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Literacy is an important life skill and involves proficiency in reading and writing. As an academic subject, literacy encompasses skills such as reading and writing – as well as more specialised areas, like linguistics, phonics instruction, and spelling.
In spite of the undeniable link between reading and writing, there are still some instances whereby these two skills are treated separately. Needless to say, if you want to teach your student how to be an effective writer, you have to encourage them to be a voracious reader (and vice versa).
However, there are some findings that suggest that the relationship between the reading-writing connection is much stronger in one direction than the other: Some students who read well, write well. But almost all students who write well, read well. The reason is that writing requires more mental energies than reading (I’m sure you’d agree that you it’s far easier to read a book, than write one yourself!).
When it comes to the topic of reading-writing connection, I am reminded of the insights from Steve Graham. According to him:
- We combine reading and writing for functional purposes because they draw upon similar knowledge bases. Our background knowledge helps us interpret what we are reading and also informs what we write. If students read about a topic before they write about it, this gives them information that they can then use when writing.
- When students write about a text they are reading, whether that be responding to questions, taking notes, or summarising the material, this also helps them to better understand and retain the material they are reading.
- Reading and writing instruction don’t need to be kept separate. When combined, there are positive effects both in terms of students learning to write and in terms of students to learning to read.
- Reading and writing are both acts of communication. As students become skilled readers, they notice more than just the content of the text. Readers potentially observe sentence and paragraph structures, variations in pacing, and recurring themes. These observations cause the reader to employ metacognitive skills and try to get inside the writer’s head. Similarly, to write effectively, a writer must consider the perspective and needs of the reader.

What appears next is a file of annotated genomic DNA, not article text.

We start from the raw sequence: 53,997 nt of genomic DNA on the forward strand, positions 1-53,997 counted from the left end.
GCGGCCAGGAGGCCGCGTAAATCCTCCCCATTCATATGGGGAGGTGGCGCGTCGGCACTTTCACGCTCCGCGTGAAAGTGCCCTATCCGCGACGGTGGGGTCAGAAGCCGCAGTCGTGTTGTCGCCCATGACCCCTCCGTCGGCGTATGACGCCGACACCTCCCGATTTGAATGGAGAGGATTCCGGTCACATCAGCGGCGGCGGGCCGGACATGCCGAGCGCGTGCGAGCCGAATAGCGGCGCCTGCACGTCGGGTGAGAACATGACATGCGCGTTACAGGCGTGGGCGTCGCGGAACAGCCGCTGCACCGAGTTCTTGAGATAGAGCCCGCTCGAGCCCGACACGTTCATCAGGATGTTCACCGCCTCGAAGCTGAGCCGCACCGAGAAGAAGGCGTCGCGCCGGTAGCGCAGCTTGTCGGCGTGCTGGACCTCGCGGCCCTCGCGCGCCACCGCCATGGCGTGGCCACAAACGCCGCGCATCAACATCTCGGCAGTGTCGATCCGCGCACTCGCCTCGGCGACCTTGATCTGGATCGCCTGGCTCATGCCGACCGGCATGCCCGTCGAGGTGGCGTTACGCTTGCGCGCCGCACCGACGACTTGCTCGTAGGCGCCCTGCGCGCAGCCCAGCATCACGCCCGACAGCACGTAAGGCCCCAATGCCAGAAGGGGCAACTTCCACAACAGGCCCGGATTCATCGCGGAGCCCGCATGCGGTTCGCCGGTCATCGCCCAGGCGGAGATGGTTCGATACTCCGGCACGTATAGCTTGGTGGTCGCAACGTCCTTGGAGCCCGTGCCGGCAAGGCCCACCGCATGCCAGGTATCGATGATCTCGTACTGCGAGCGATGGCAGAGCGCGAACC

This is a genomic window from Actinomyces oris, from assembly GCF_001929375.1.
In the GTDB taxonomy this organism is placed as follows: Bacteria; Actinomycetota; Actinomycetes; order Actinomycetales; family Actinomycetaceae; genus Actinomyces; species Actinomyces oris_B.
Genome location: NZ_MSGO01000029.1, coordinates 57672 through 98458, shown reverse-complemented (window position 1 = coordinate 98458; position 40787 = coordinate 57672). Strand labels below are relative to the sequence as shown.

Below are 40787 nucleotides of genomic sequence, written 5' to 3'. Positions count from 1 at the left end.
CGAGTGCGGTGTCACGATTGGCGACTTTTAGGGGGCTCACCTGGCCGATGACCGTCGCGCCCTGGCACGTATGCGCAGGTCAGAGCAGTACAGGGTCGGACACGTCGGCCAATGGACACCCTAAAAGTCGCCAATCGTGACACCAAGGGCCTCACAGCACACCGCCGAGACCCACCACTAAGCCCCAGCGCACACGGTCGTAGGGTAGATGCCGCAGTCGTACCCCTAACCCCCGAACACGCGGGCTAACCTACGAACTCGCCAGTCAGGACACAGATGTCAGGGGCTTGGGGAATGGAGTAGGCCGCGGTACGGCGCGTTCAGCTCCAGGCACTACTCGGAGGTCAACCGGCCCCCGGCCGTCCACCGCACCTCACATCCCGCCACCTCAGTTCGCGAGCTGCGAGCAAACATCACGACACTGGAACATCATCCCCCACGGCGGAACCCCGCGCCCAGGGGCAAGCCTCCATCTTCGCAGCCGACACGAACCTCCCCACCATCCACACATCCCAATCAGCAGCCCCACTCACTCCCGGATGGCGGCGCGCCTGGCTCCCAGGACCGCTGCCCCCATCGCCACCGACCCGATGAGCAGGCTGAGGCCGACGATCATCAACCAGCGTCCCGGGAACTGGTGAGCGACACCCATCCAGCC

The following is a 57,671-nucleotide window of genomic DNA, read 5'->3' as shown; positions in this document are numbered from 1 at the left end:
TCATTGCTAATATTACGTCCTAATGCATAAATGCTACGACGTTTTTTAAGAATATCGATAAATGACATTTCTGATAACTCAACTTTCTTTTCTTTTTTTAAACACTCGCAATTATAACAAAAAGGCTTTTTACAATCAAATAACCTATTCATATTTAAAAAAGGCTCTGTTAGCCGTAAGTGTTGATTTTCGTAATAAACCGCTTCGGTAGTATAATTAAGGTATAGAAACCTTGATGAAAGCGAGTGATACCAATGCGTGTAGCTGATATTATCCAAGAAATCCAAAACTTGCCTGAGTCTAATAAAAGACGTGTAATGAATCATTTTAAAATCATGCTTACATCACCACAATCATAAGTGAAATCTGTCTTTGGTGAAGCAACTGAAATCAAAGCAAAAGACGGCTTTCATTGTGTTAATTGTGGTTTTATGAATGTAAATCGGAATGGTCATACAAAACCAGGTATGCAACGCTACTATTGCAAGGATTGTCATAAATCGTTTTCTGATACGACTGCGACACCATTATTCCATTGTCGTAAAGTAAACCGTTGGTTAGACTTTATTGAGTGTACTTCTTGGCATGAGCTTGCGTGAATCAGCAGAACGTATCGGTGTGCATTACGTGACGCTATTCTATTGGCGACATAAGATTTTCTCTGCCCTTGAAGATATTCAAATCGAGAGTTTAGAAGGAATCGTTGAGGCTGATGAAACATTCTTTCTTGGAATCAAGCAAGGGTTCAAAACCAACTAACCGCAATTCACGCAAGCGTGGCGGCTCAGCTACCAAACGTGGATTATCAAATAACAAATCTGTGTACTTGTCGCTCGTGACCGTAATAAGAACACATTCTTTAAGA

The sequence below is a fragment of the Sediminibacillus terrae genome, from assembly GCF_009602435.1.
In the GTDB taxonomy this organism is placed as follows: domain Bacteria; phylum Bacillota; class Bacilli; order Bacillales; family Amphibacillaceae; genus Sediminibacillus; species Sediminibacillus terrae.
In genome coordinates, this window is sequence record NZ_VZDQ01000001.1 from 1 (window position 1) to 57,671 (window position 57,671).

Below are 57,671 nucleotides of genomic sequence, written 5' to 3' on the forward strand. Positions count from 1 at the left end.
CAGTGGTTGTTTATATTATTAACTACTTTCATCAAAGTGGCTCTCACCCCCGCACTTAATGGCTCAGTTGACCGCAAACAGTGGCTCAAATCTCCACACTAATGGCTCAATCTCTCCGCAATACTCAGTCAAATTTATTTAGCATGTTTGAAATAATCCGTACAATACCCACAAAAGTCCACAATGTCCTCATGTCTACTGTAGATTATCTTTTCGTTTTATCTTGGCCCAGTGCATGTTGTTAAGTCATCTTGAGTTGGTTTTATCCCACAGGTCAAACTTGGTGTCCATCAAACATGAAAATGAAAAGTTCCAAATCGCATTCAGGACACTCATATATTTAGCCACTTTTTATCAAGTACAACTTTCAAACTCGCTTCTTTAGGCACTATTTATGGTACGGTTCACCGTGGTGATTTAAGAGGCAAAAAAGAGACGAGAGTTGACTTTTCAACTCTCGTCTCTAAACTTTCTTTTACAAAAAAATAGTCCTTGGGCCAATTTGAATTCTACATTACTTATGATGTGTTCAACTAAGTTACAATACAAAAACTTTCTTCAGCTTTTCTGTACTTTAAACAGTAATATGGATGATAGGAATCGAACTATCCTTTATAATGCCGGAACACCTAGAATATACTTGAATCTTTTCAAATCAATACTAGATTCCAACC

Research has shown that when students receive writing instruction, their reading fluency and comprehension improve. However, Simply knowing that reading and writing are shared processes isn’t enough. In order to help students develop these two important skills, teachers need to apply this knowledge when working with them.
So what are the best strategies to use to enhance reading and writing altogether? This could be done in a number of ways such as genre study, reading to develop writing, and using phonics. If you would like to read more resources about this area, I suggest you have a look at this resources from Tes.
Do you have any suggestions how to develop reading-learning link among your students? Do let me know in the comments below?
Rona dela Rosa is a PhD student at Bulacan State University, where she is doing her research project on language and education.
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